Bezos worth $200 billion: Investing in leadership

Jeff Bezos as the world’s richest man, rising Amazon shares and the Amazon P/E ratio have a common denominator - investors’ belief in the leader.

Shares of Amazon have soared to new heights and so has the net worth of the world’s richest man, rock star CEO and Amazon founder Jeff Bezos. Data from Bloomberg’s ‘Billionaires Index’ shows Bezos is $87 billion richer this year.


Bezos 200 billion dollars net worth
(Source: Bloomberg Billionaires Index)


The cult leader

Jeff Bezos is a great example of investing in vision and leadership. Tesla's Elon Musk is another great modern day example and Apple's Steve Jobs is the classic. These leaders had world-changing ideas (for example e-commerce) and executed on them.

As of August 28, 2020 Amazon is trading on a P/E ratio of 130, which is very high but low by historical standards for Amazon because this year earnings have been rising alongside price. Still, investors are paying up for expected future growth in Amazon despite its already colossal size, in large part because they believe Bezos can make it happen.



Amazon stock price, Earnings per share and P/E ratio
Amazon PE ratio


CEOs going all in

Chief executives with a big vision and the ability to carry it off is the first part of the equation into how money is being put to work by investors. The second part is the CEOs ‘putting their money where their mouth is’. Almost all of Bezos’ net worth is in Amazon (though he did make a timely cash out just before markets crashed in March!)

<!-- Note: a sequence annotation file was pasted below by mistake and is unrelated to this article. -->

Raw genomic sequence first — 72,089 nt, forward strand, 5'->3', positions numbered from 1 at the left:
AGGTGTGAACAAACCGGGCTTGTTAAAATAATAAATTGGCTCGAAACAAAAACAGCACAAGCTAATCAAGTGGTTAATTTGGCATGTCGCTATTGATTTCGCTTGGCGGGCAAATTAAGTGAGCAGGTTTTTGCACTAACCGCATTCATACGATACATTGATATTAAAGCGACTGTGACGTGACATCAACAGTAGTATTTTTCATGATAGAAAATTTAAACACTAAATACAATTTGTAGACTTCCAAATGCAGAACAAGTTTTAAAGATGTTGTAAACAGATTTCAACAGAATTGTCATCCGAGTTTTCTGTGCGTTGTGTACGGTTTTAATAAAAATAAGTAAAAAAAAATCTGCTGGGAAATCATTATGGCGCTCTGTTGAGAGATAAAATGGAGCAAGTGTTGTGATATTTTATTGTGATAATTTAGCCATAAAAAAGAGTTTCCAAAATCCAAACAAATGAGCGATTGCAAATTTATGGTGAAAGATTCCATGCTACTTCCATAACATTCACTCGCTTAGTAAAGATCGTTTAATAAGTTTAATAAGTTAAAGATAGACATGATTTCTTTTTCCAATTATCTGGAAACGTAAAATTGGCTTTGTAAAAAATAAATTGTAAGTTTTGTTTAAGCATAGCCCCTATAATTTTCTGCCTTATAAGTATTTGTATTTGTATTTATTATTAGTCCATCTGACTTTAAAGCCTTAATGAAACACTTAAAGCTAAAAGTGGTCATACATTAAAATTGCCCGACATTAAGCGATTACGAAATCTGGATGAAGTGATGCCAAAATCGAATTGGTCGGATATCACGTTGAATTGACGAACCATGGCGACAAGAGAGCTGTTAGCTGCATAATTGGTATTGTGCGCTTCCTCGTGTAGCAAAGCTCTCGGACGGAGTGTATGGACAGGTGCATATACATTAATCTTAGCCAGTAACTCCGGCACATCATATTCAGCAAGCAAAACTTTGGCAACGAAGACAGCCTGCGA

Investors reward the shares of companies where top managers have invested heavily into the business. Note that a CEO investing into the company is different to a CEO who was given stock options as part of their compensation package. This differentiation makes sense because it means the CEOs interests are more aligned with the shareholders- the CEO will make and lose wealth alongside other shareholders as the share price moves.

The Risks

Investing in a visionary founder is a high risk: high reward strategy that doesn’t always work out. The classic failed example is Enron CEO Robert Herring but modern examples include Uber founder and now ex-CEO Travis Kalanick. The pattern tends to be that company valuations explode since these huge personalities divert attention from problems that are eventually found out and the valuations fall back. Time will tell if the same happens to Amazon or Tesla.


How to play it

Investing with Jeff Bezos has been a very profitable endeavour and might well continue to be. To find the next Bezos will be both much harder to do and likely more profitable. Two places we look are insider transactions and new IPOs.


Two useful sources are:

1) insider deals

2) IPO calendar


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